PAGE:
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Police are warning the public after three teenagers overdosed in Antioch this past weekend. Authorities also released a bodycam video showing officers reviving a man who overdosed.

The Antioch Police Department said that in light of last Sunday being National Fentanyl Prevention and Awareness Day, residents should be aware of the ongoing opioid dangers.

Antioch Police Chief Geoffrey Guttschow said parents should also be aware of the alarming increase in drug overdoses involving opioids laced with fentanyl.

The uptick in overdoses mirrors a growing problem locally, regionally and nationally.

The police department released bodycam video showing their officers responding to a home in Antioch on January 27 and administering CPR and Narcan to a man who had overdosed.

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The most recent instances of overdoses in Antioch happened over the weekend.

Three teenagers — a male and two females — were treated at area hospitals for separate instances of overdosing, the police department said.

One of the overdose victims was saved when an acquaintance administered the opioid antagonist Narcan.

In a video released Tuesday, police officers were seen performing CPR and administering Narcan to a man who had overdosed in a residence in Antioch on January 27, 2022. | Screengrab

Antioch police say they have responded to 17 reports of overdose victims since the beginning of the year.

Of the 17 overdose calls, three of the victims died.

Guttschow said most of the fourteen victims who lived were saved because a first responder administered Narcan.

Most police departments now carry Narcan, which rapidly reverses an opioid overdose.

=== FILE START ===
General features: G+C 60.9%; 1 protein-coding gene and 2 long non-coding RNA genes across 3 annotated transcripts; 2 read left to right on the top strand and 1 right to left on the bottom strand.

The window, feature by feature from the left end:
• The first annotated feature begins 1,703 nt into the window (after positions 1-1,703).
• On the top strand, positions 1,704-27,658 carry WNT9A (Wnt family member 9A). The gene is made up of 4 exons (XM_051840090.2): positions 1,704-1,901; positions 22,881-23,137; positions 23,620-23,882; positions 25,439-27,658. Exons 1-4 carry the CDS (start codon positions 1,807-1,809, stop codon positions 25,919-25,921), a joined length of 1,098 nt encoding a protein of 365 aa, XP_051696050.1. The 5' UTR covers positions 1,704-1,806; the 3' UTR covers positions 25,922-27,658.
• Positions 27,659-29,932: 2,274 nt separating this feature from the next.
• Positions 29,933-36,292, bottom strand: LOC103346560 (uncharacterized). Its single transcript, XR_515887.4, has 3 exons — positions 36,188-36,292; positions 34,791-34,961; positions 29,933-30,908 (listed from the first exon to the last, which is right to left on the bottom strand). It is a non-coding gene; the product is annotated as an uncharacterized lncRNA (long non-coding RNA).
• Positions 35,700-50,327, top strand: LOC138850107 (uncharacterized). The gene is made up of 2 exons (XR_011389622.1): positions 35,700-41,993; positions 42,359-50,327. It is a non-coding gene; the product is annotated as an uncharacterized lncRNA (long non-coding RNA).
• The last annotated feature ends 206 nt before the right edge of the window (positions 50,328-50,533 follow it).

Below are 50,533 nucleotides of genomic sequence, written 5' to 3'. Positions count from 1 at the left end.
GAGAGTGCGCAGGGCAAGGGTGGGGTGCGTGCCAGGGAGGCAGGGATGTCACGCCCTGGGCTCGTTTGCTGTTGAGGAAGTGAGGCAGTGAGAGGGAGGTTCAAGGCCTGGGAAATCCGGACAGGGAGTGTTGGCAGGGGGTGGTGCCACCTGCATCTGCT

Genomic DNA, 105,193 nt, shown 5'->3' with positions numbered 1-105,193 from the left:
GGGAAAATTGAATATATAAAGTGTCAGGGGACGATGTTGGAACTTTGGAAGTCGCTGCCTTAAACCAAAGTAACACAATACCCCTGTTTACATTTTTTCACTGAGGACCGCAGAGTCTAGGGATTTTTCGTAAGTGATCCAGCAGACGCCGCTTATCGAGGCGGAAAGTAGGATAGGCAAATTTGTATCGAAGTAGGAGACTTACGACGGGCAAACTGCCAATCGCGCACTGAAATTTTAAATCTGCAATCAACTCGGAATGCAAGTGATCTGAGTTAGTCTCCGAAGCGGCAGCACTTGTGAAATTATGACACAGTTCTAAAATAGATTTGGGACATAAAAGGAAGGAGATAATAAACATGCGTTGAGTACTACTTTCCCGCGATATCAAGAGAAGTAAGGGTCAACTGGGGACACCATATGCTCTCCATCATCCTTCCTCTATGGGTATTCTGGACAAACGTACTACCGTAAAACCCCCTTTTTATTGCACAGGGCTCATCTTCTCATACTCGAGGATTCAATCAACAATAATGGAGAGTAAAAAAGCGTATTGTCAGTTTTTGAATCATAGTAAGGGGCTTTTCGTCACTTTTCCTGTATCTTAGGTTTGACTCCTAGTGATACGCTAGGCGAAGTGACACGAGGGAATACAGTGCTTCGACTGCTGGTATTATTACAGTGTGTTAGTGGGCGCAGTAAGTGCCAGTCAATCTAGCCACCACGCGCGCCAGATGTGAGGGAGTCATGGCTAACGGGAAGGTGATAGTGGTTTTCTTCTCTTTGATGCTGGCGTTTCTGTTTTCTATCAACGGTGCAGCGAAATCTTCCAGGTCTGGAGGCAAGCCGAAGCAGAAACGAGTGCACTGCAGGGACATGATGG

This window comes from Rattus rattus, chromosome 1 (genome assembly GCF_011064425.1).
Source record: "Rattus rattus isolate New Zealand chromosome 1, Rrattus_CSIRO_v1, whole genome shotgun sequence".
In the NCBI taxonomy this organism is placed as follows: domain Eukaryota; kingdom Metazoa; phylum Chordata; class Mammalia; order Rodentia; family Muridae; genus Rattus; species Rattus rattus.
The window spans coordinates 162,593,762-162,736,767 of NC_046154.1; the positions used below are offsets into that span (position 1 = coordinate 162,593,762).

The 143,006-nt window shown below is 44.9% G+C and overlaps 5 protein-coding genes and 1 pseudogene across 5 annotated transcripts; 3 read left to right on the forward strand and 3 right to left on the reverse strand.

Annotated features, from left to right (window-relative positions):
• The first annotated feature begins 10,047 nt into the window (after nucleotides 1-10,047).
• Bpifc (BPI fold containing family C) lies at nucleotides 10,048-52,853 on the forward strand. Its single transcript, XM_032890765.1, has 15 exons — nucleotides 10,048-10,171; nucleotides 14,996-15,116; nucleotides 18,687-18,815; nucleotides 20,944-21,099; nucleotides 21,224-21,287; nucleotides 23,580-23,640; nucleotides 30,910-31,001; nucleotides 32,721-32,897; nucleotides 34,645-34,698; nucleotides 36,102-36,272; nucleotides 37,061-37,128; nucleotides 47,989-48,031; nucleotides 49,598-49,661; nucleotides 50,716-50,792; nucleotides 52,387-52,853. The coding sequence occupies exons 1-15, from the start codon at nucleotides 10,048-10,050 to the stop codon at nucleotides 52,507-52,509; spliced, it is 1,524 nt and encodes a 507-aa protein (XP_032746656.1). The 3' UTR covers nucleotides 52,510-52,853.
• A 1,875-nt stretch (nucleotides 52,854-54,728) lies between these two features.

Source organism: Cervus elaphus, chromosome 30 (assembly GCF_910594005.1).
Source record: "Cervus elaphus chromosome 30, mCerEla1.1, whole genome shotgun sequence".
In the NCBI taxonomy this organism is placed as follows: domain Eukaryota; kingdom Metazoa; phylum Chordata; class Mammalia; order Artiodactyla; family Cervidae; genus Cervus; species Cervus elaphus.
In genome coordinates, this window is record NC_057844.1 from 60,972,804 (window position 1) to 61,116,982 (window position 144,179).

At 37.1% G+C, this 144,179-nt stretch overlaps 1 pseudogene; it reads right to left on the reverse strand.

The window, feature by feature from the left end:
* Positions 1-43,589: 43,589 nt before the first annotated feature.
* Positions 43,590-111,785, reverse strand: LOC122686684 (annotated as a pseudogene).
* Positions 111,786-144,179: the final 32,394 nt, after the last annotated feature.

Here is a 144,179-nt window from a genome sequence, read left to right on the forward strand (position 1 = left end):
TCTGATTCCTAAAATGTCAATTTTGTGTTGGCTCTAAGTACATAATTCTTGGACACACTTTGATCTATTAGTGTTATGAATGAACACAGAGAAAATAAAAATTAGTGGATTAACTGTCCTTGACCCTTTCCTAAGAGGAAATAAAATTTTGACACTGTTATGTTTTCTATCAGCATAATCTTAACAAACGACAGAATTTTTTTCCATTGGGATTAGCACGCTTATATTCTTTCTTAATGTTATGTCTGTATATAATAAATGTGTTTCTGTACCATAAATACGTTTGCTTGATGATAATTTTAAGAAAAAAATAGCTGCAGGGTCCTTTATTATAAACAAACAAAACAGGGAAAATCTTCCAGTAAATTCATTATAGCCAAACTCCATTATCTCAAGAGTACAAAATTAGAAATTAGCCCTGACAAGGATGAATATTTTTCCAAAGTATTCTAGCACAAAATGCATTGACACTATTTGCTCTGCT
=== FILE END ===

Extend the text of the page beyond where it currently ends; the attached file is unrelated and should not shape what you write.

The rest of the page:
Guttschow said that time is critical in the administration of Narcan.

“The quicker the response by first responders, the better chance of saving a life,” Guttschow said.

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“That’s why our officers carry Narcan, and every shift commander carries multiple doses,” he added.

Criminal drug networks are mass-producing counterfeit pills that look identical to common prescription and over-the-counter drugs, Guttschow said.

These fake pills have increasingly become more deadly.

“These pills are falsely passed off as legitimate and are being sold online, via common social media platforms,” the police chief said.

“The criminals who manufacture these drugs include fentanyl to make the drugs cheaper to make, which also makes the pills more deadly. It doesn’t take much fentanyl to kill someone. As a department, we are working hard to educate our community about these dangers. We’re also warning the drug dealers that we’re coming after them,” Guttschow said.

Through social media and other community outreach, the Antioch Police Department said they are working to educate parents and community members about the growing dangers of illicit opioids and other drugs.

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